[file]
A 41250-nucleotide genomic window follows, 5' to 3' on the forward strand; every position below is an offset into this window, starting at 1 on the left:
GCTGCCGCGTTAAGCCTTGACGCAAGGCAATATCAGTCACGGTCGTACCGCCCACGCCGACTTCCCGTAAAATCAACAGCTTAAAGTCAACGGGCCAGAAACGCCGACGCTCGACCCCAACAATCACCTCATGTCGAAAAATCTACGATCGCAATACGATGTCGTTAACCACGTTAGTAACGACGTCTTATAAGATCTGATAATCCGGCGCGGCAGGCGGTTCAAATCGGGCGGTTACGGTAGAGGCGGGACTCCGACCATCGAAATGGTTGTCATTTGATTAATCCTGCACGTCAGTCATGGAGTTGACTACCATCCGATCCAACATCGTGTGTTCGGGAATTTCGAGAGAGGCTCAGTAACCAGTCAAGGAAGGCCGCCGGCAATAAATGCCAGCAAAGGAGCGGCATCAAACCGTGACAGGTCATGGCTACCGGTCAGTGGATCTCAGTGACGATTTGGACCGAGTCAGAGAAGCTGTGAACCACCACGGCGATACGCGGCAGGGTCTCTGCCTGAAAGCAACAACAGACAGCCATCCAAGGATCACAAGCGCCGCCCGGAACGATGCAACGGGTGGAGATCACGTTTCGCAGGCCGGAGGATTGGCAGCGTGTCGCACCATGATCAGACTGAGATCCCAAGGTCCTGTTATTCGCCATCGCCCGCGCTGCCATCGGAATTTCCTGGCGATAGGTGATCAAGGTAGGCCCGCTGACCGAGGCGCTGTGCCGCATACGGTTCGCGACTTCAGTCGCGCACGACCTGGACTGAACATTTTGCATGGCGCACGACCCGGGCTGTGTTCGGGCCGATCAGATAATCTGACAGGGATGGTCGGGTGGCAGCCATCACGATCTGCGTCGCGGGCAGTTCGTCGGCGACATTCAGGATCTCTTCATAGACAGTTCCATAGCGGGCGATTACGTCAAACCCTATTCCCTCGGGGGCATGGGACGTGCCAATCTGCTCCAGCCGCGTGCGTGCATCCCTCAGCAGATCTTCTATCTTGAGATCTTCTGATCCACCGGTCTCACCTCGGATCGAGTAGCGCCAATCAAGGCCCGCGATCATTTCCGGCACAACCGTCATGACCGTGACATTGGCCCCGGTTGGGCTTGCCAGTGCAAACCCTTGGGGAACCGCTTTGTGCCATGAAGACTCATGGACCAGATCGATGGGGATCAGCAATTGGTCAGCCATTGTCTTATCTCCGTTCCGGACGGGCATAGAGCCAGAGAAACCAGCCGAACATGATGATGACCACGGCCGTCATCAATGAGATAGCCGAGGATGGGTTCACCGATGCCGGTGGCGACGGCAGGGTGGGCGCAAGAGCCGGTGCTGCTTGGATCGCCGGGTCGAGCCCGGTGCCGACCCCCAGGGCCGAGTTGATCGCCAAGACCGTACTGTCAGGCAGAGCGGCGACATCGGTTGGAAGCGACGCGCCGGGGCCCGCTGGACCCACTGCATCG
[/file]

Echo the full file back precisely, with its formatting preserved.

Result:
A 41250-nucleotide genomic window follows, 5' to 3' on the forward strand; every position below is an offset into this window, starting at 1 on the left:
GCTGCCGCGTTAAGCCTTGACGCAAGGCAATATCAGTCACGGTCGTACCGCCCACGCCGACTTCCCGTAAAATCAACAGCTTAAAGTCAACGGGCCAGAAACGCCGACGCTCGACCCCAACAATCACCTCATGTCGAAAAATCTACGATCGCAATACGATGTCGTTAACCACGTTAGTAACGACGTCTTATAAGATCTGATAATCCGGCGCGGCAGGCGGTTCAAATCGGGCGGTTACGGTAGAGGCGGGACTCCGACCATCGAAATGGTTGTCATTTGATTAATCCTGCACGTCAGTCATGGAGTTGACTACCATCCGATCCAACATCGTGTGTTCGGGAATTTCGAGAGAGGCTCAGTAACCAGTCAAGGAAGGCCGCCGGCAATAAATGCCAGCAAAGGAGCGGCATCAAACCGTGACAGGTCATGGCTACCGGTCAGTGGATCTCAGTGACGATTTGGACCGAGTCAGAGAAGCTGTGAACCACCACGGCGATACGCGGCAGGGTCTCTGCCTGAAAGCAACAACAGACAGCCATCCAAGGATCACAAGCGCCGCCCGGAACGATGCAACGGGTGGAGATCACGTTTCGCAGGCCGGAGGATTGGCAGCGTGTCGCACCATGATCAGACTGAGATCCCAAGGTCCTGTTATTCGCCATCGCCCGCGCTGCCATCGGAATTTCCTGGCGATAGGTGATCAAGGTAGGCCCGCTGACCGAGGCGCTGTGCCGCATACGGTTCGCGACTTCAGTCGCGCACGACCTGGACTGAACATTTTGCATGGCGCACGACCCGGGCTGTGTTCGGGCCGATCAGATAATCTGACAGGGATGGTCGGGTGGCAGCCATCACGATCTGCGTCGCGGGCAGTTCGTCGGCGACATTCAGGATCTCTTCATAGACAGTTCCATAGCGGGCGATTACGTCAAACCCTATTCCCTCGGGGGCATGGGACGTGCCAATCTGCTCCAGCCGCGTGCGTGCATCCCTCAGCAGATCTTCTATCTTGAGATCTTCTGATCCACCGGTCTCACCTCGGATCGAGTAGCGCCAATCAAGGCCCGCGATCATTTCCGGCACAACCGTCATGACCGTGACATTGGCCCCGGTTGGGCTTGCCAGTGCAAACCCTTGGGGAACCGCTTTGTGCCATGAAGACTCATGGACCAGATCGATGGGGATCAGCAATTGGTCAGCCATTGTCTTATCTCCGTTCCGGACGGGCATAGAGCCAGAGAAACCAGCCGAACATGATGATGACCACGGCCGTCATCAATGAGATAGCCGAGGATGGGTTCACCGATGCCGGTGGCGACGGCAGGGTGGGCGCAAGAGCCGGTGCTGCTTGGATCGCCGGGTCGAGCCCGGTGCCGACCCCCAGGGCCGAGTTGATCGCCAAGACCGTACTGTCAGGCAGAGCGGCGACATCGGTTGGAAGCGACGCGCCGGGGCCCGCTGGACCCACTGCATCG